1. We can facilitate students to have math mindsets by being passionate about math ourselves.
I was a teacher for 25 years in both Spain the United States. In 2009, my class in Spain came in 31st place in World Math Day—the biggest online math competition. The next year we came in 18th place. How did we do it? It wasn’t because my students were smart. We did it through hard work. My students were passionate about math partly because I am passionate about math.
One reason that I am a professor today is that I had a professor thirty years ago who inspired me. He had so much passion about math education that I too wanted to be a professor. Just as Dr. McGowan inspired me, we can inspire all students to have math mindsets by having math mindsets ourselves.
All students will benefit from teachers having positive mindsets. However, this is especially important for ELLs. When I learned Spanish the first time, since I didn’t comprehend all of the vocabulary, Ifocused on non-verbal cues to understand what was being said to me. Similarly, ELLs tend to pay more attention to non-verbal cues such as teachers having positive mindsets. If we are passionate about math, our ELLs will be passionate and develop math mindsets.
2. Instead of calling students smart, we should praise our students for their effort.
Boaler (2016) says that many people believe that there is a math gene and some are good at math and some aren’t.This belief is harmful because the students who believe that they aren’t good, give up. Students who have been told that they are talented in math, may be afraid to take risks because they don’t want to lose that ranking. Calling students smart reinforces the belief that we don’t have to work hard at math—we either have it or we don’t. Alternatively, we want our students to believe that if they work hard, they can be successful—all of them!
It is imperative to recognize ELLs for their effort. After all, they are learning math in another language. ELLs can learn both math and English at the same time, but we must remember to praise them for this effort. Instead of telling them that they are smart, we can tell ELLs that if they keep working hard, they will succeed.
3. Mistakes are learning opportunities.
All students benefit from being in a safe environment, but this is imperative for ELLs. We want our students to take chances and love math. This will not happen if students are afraid to make mistakes. Imagine how scary it would be to do math in another language.
I observed a pre-service teacher change an ELLs’ math mindset. When she first met the boy, he told her that he didn’t like math. He was afraid to make mistakes, but whenever the boy did, she smiled and asked him what he had learned. As you can imagine, over time the boy viewed mistakes as learning experiences and was more open to taking risks.
4. We should strive to be culturally relevant and include what we learn about ELLs' communities in our math curriculum.
If we select word problems about Maria buying dresses at the mall, some students may be at a disadvantage. It is challenging enough to learn math in English, but it is even harder if the ELLs’ culture is not included. It is not enough to change word problems to include ELLs’ names; we also have to learn about our students’ culture to make our math instruction more appealing for all.
5. Calling on ELLs to share helps them develop their math concepts and develop proficiency in English.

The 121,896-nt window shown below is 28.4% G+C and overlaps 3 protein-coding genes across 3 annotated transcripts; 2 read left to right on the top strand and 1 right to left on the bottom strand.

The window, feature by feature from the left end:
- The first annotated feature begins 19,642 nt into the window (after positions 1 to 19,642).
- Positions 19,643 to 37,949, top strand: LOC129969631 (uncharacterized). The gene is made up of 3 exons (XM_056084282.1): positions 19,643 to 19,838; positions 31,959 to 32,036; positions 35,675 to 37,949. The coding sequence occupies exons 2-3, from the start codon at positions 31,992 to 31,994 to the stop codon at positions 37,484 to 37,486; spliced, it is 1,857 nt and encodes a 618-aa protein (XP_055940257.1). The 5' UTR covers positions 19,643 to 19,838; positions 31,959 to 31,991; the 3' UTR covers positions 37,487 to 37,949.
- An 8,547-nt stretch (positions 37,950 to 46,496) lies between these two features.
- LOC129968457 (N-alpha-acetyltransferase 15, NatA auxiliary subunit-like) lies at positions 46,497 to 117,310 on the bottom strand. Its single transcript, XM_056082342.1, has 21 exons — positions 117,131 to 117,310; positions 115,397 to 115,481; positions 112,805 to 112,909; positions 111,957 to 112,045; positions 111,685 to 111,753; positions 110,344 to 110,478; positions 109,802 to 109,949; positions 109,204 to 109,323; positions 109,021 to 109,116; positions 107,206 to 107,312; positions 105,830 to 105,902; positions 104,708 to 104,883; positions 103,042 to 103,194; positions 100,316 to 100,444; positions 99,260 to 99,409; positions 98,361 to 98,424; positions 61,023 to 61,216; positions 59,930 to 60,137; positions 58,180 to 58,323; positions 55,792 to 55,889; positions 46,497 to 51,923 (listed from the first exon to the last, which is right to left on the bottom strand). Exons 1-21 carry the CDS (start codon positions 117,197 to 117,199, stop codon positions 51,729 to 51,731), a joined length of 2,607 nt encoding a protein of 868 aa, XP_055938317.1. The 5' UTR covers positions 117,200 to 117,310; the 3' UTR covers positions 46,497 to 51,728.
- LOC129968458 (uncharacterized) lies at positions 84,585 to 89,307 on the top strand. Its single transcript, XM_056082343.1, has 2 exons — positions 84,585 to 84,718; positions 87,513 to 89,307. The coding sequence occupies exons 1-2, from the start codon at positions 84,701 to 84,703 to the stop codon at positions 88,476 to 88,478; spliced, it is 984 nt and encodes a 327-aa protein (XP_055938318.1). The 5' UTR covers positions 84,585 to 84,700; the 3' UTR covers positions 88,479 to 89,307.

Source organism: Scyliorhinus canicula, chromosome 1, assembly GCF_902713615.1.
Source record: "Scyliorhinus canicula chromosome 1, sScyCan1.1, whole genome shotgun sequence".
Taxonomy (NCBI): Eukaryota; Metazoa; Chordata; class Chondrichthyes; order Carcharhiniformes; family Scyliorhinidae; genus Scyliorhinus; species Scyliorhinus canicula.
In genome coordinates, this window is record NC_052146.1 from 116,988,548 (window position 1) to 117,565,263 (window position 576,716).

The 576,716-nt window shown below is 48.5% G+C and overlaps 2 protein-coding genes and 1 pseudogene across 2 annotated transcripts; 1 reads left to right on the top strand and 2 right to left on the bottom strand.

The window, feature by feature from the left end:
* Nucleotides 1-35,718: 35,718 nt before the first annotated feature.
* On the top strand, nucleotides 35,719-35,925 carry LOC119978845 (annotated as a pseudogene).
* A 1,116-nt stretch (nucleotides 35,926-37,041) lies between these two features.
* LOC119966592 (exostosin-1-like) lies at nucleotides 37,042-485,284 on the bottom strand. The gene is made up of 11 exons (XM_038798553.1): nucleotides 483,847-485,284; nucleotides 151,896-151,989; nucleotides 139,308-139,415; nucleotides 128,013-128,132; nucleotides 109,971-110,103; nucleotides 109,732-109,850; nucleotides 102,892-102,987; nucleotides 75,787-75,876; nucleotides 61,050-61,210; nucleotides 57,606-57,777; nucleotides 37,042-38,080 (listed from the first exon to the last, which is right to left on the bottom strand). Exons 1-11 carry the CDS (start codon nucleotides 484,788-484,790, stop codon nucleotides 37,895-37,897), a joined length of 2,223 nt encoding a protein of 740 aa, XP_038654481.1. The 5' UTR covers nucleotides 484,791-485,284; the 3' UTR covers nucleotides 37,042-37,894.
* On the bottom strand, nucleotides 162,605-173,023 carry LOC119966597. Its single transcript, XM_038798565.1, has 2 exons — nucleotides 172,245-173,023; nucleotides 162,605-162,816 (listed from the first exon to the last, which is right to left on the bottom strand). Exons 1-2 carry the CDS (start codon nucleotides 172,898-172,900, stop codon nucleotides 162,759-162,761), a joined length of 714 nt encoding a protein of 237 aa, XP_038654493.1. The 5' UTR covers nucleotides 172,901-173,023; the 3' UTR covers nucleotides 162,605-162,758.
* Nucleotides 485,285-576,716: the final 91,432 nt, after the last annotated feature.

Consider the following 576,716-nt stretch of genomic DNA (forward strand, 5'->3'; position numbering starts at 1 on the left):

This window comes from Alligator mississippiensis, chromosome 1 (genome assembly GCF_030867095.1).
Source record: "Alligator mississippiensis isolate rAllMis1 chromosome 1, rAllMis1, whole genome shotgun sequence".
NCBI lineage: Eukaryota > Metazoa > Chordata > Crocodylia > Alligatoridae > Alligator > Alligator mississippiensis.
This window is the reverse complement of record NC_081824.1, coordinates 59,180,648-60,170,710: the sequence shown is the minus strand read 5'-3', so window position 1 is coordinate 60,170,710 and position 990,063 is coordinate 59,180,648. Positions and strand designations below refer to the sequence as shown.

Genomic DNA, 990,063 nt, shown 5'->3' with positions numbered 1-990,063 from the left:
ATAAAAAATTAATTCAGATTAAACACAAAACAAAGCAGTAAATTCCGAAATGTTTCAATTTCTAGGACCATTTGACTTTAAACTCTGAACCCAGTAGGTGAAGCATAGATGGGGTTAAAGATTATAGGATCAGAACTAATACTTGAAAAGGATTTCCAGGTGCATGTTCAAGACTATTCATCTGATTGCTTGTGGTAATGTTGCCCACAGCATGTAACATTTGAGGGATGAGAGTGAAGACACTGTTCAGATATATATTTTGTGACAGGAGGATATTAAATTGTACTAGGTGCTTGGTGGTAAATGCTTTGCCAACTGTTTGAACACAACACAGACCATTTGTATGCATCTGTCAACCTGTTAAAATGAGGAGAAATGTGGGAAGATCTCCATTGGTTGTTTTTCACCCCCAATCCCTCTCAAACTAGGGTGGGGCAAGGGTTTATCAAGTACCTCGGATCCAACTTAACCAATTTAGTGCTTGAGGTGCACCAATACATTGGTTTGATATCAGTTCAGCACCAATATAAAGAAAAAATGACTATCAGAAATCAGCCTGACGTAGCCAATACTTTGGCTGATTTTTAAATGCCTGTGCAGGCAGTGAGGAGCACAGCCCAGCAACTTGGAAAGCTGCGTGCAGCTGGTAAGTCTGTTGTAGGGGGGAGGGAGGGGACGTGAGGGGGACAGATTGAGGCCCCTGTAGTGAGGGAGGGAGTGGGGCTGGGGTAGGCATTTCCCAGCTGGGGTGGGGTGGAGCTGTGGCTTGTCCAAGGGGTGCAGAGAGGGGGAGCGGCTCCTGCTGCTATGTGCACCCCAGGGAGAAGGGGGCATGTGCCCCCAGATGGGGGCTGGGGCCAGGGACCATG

There are a variety of strategies to encourage ELLs to share with their peers, depending on ELLs’ proficiency level. Using manipulatives is important for all students, but can help ELLs both comprehend concepts better if their peers use manipulatives in explanations and can also help ELLs explain themselves better. Another strategy to encourage ELLs to share is to allow opportunities to work in small groups. It is less intimidating to share in small group settings then whole group. After sharing in small groups, ELLs may be ready to share to the whole class. A friend can translate math strategies or simply support ELLs by standing next to an ELL as he/she shares to the class. Sharing not only makes math more fun for ELLs as they feel a sense of belonging, but also boosts their English proficiency.
6. It is important to make ELLs feel comfortable.
If we want our ELLs to take risks in math, then we have to make them feel comfortable. We can make all students feel comfortable by creating class community. One of my pre-service teachers wrote that the ELLs in her class would improve in math if the classroom community were developed (Ewing, 2016).If ELLs feel a sense of belonging they will be more likely to take chances and have a math mindset.
It is also important to consider where ELLs sit. One of my pre-service teachers purposely sat her ELLs next to students that would be supportive and this improved their interactions in math (Ewing, 2017). Ironically, if our ELLs are talking more in class, they are improving their math concepts and developing their English proficiency.
7. We must have high expectations for all students. If we meet their needs, ELLs can engage in rigorous mathematics.
If teachers believe that ELLs will not be successful in subjects, including math, this message will be received by ELLs and affect their mindsets. Unfortunately, math is often used to separate students. There are teachers who have the belief that some groups of students are capable of doing math and others aren’t.
I have witnessed many with low expectations for ELLs in math. One pre-service teacher thought that the best way to teach ELLs was to give them less work (Ewing, 2016). This pre-service teacher was not referring to any student in particular, but she had low expectations for ELLs. When we provide ELLs access to the content then we can engage them in math at a deep level.